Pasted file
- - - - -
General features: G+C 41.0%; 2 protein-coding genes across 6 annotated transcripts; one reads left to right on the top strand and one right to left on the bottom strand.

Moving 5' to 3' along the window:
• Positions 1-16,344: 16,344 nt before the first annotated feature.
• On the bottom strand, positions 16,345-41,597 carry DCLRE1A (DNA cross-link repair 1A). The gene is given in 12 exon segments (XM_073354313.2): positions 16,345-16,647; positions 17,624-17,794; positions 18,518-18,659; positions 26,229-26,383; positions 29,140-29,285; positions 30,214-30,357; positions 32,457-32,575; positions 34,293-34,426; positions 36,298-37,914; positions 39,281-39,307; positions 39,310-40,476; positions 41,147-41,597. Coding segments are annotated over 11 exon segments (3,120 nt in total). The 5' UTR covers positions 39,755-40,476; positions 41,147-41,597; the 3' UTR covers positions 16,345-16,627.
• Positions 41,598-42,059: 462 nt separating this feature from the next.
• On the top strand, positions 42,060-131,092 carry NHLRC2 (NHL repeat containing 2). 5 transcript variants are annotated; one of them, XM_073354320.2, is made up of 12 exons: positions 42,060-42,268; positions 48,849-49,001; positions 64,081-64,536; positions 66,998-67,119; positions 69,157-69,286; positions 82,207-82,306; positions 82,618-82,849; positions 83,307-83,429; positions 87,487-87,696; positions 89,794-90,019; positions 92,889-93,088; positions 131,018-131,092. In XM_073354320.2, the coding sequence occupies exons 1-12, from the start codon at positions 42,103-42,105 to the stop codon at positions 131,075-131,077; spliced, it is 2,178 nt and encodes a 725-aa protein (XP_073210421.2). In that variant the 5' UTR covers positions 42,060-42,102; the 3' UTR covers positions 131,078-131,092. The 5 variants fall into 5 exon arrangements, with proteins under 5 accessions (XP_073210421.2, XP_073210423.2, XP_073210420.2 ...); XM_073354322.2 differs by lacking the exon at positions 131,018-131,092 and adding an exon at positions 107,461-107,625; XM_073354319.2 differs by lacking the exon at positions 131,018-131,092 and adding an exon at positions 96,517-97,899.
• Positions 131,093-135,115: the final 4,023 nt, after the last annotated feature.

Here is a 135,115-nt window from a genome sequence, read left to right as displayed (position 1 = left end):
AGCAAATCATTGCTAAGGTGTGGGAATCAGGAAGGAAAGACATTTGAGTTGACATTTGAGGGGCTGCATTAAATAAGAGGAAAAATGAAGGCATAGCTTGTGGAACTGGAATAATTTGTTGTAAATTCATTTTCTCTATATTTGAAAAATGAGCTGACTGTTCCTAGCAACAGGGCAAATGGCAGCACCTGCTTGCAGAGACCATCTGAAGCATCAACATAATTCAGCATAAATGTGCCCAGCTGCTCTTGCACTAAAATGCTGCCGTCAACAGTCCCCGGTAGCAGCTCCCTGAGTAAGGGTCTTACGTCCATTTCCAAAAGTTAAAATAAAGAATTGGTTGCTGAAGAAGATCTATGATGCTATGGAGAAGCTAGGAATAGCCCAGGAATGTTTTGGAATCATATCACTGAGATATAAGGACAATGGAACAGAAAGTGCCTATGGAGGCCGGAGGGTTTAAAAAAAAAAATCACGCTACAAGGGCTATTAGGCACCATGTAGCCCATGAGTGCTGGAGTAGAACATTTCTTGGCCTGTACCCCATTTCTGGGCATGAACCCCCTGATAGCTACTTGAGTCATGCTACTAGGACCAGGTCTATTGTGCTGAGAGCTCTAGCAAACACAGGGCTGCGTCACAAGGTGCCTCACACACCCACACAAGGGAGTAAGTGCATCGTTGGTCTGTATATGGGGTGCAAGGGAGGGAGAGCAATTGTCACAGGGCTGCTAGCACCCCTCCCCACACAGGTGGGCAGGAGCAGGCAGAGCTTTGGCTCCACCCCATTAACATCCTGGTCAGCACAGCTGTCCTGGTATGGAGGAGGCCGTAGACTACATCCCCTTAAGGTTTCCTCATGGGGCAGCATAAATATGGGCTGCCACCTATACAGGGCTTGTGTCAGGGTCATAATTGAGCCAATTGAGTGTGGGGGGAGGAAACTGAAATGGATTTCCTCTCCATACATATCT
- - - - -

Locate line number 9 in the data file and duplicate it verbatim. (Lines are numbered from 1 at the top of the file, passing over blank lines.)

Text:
AGCAAATCATTGCTAAGGTGTGGGAATCAGGAAGGAAAGACATTTGAGTTGACATTTGAGGGGCTGCATTAAATAAGAGGAAAAATGAAGGCATAGCTTGTGGAACTGGAATAATTTGTTGTAAATTCATTTTCTCTATATTTGAAAAATGAGCTGACTGTTCCTAGCAACAGGGCAAATGGCAGCACCTGCTTGCAGAGACCATCTGAAGCATCAACATAATTCAGCATAAATGTGCCCAGCTGCTCTTGCACTAAAATGCTGCCGTCAACAGTCCCCGGTAGCAGCTCCCTGAGTAAGGGTCTTACGTCCATTTCCAAAAGTTAAAATAAAGAATTGGTTGCTGAAGAAGATCTATGATGCTATGGAGAAGCTAGGAATAGCCCAGGAATGTTTTGGAATCATATCACTGAGATATAAGGACAATGGAACAGAAAGTGCCTATGGAGGCCGGAGGGTTTAAAAAAAAAAATCACGCTACAAGGGCTATTAGGCACCATGTAGCCCATGAGTGCTGGAGTAGAACATTTCTTGGCCTGTACCCCATTTCTGGGCATGAACCCCCTGATAGCTACTTGAGTCATGCTACTAGGACCAGGTCTATTGTGCTGAGAGCTCTAGCAAACACAGGGCTGCGTCACAAGGTGCCTCACACACCCACACAAGGGAGTAAGTGCATCGTTGGTCTGTATATGGGGTGCAAGGGAGGGAGAGCAATTGTCACAGGGCTGCTAGCACCCCTCCCCACACAGGTGGGCAGGAGCAGGCAGAGCTTTGGCTCCACCCCATTAACATCCTGGTCAGCACAGCTGTCCTGGTATGGAGGAGGCCGTAGACTACATCCCCTTAAGGTTTCCTCATGGGGCAGCATAAATATGGGCTGCCACCTATACAGGGCTTGTGTCAGGGTCATAATTGAGCCAATTGAGTGTGGGGGGAGGAAACTGAAATGGATTTCCTCTCCATACATATCT